Another really fun part of the presentation was inclusion of the Atlas of Early Printing.Produced by the University of Iowa, it animates the history of early printing in terms of the spread of printing, universities, paper mills and much more. You can watch history unfold as the coloured dots spread out from Germany to the rest of Europe, or you can look at a particular year or time period. There is also information about the 15th Century book and the Printing Press model. My inner book geek really enjoyed this and I am sure that yours will too. Have a go, it is great fun!

The Atlas of Early Printing

The Atlas of Early Printing

A fascinating part of the lecture was the discussion about blood-letting calendars. I had no idea that they existed but when you think about it, of course they must have! These little inventions were beautifully illustrated but quite grim. They were used to track when medical practitioners should, and should not, conduct blood-letting on their (poor, unfortunate) patients. The physicians wore them as they went about their consultations.It really is extraordinary that any of these little items still exist. They were used for one year only and then discarded. I am very happy that some are still with us today as they are quite a charming, if morbid, piece of medical history.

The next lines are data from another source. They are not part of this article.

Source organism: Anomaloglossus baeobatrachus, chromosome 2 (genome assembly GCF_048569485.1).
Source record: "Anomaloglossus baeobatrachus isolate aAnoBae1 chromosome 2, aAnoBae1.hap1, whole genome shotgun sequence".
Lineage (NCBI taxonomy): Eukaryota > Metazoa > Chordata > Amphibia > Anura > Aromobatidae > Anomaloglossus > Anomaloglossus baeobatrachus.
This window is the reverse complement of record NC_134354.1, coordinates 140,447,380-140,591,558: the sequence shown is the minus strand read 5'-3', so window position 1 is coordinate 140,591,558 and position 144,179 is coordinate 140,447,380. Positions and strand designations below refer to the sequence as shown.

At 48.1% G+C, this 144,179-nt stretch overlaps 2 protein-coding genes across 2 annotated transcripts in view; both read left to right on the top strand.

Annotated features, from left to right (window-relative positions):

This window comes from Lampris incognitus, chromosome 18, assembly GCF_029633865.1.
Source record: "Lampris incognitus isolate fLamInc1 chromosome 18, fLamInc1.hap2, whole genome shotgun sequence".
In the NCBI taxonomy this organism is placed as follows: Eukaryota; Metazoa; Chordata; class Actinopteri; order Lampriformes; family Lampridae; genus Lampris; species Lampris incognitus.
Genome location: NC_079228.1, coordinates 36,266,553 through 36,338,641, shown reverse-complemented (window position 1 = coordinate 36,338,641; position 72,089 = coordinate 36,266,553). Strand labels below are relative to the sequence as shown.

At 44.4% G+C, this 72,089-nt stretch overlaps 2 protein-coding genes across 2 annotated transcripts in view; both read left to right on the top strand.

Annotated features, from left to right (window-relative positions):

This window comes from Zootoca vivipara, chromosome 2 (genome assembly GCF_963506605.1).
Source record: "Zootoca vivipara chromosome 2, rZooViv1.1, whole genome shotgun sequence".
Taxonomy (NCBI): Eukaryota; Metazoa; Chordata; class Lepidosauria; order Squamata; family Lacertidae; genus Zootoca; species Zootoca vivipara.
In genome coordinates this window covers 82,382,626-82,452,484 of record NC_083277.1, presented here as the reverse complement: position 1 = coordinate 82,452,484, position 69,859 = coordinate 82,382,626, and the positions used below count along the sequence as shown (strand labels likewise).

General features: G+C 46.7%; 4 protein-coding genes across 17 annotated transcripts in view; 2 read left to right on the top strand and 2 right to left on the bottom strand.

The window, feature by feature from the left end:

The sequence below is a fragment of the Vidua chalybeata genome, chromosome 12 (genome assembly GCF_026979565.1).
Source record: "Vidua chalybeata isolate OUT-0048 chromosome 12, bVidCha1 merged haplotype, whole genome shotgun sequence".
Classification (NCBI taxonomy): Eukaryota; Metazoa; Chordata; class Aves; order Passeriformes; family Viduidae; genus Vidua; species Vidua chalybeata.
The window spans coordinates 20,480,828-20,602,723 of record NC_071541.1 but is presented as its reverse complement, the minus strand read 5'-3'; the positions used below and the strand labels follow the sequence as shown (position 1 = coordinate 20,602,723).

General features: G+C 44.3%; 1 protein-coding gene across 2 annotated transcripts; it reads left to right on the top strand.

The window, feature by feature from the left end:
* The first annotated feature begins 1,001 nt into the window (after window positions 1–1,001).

In turns out that for medical practitioners at the time, urine was a central concern. They used it to diagnose illnesses and to prescribe treatment. Reflecting this, the Fasciculus medicinae had a picture of a wheel of urine glasses. Each section related a particular colour of urine to a stage of digestion. Wonderfully, however, it colour of the urine was blank so the reader could full in their own colour. This ability reminded us that we were looking at a textbook and the reader could improve their knowledge through this fun little exercise.